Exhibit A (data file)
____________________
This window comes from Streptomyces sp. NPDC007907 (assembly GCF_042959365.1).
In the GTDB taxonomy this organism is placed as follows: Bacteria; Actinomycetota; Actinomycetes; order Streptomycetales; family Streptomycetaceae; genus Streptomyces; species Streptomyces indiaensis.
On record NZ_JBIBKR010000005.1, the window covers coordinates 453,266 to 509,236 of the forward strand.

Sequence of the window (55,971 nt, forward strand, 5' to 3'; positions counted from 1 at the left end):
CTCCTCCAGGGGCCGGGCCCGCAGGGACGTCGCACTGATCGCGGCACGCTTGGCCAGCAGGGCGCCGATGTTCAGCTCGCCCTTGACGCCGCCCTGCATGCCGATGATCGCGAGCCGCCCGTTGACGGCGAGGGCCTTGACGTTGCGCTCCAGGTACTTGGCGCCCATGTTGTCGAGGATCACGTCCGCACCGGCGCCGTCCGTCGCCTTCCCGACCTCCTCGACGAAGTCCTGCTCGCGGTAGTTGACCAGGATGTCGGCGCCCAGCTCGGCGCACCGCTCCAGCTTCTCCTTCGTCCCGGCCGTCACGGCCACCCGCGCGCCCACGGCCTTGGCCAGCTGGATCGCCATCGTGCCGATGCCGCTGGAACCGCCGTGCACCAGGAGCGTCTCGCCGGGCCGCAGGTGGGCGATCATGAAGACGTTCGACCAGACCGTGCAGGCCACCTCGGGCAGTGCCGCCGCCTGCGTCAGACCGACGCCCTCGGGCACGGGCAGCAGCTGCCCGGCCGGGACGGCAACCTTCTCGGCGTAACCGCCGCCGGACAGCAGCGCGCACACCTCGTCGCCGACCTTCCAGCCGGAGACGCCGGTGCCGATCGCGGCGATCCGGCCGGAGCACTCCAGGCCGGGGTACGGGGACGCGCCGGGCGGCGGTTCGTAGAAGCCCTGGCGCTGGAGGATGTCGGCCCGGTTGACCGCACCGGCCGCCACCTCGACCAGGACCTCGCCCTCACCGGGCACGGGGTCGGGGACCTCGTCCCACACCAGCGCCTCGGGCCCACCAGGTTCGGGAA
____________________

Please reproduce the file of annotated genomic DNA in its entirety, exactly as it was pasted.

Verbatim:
This window comes from Streptomyces sp. NPDC007907 (assembly GCF_042959365.1).
In the GTDB taxonomy this organism is placed as follows: Bacteria; Actinomycetota; Actinomycetes; order Streptomycetales; family Streptomycetaceae; genus Streptomyces; species Streptomyces indiaensis.
On record NZ_JBIBKR010000005.1, the window covers coordinates 453,266 to 509,236 of the forward strand.

Sequence of the window (55,971 nt, forward strand, 5' to 3'; positions counted from 1 at the left end):
CTCCTCCAGGGGCCGGGCCCGCAGGGACGTCGCACTGATCGCGGCACGCTTGGCCAGCAGGGCGCCGATGTTCAGCTCGCCCTTGACGCCGCCCTGCATGCCGATGATCGCGAGCCGCCCGTTGACGGCGAGGGCCTTGACGTTGCGCTCCAGGTACTTGGCGCCCATGTTGTCGAGGATCACGTCCGCACCGGCGCCGTCCGTCGCCTTCCCGACCTCCTCGACGAAGTCCTGCTCGCGGTAGTTGACCAGGATGTCGGCGCCCAGCTCGGCGCACCGCTCCAGCTTCTCCTTCGTCCCGGCCGTCACGGCCACCCGCGCGCCCACGGCCTTGGCCAGCTGGATCGCCATCGTGCCGATGCCGCTGGAACCGCCGTGCACCAGGAGCGTCTCGCCGGGCCGCAGGTGGGCGATCATGAAGACGTTCGACCAGACCGTGCAGGCCACCTCGGGCAGTGCCGCCGCCTGCGTCAGACCGACGCCCTCGGGCACGGGCAGCAGCTGCCCGGCCGGGACGGCAACCTTCTCGGCGTAACCGCCGCCGGACAGCAGCGCGCACACCTCGTCGCCGACCTTCCAGCCGGAGACGCCGGTGCCGATCGCGGCGATCCGGCCGGAGCACTCCAGGCCGGGGTACGGGGACGCGCCGGGCGGCGGTTCGTAGAAGCCCTGGCGCTGGAGGATGTCGGCCCGGTTGACCGCACCGGCCGCCACCTCGACCAGGACCTCGCCCTCACCGGGCACGGGGTCGGGGACCTCGTCCCACACCAGCGCCTCGGGCCCACCAGGTTCGGGAA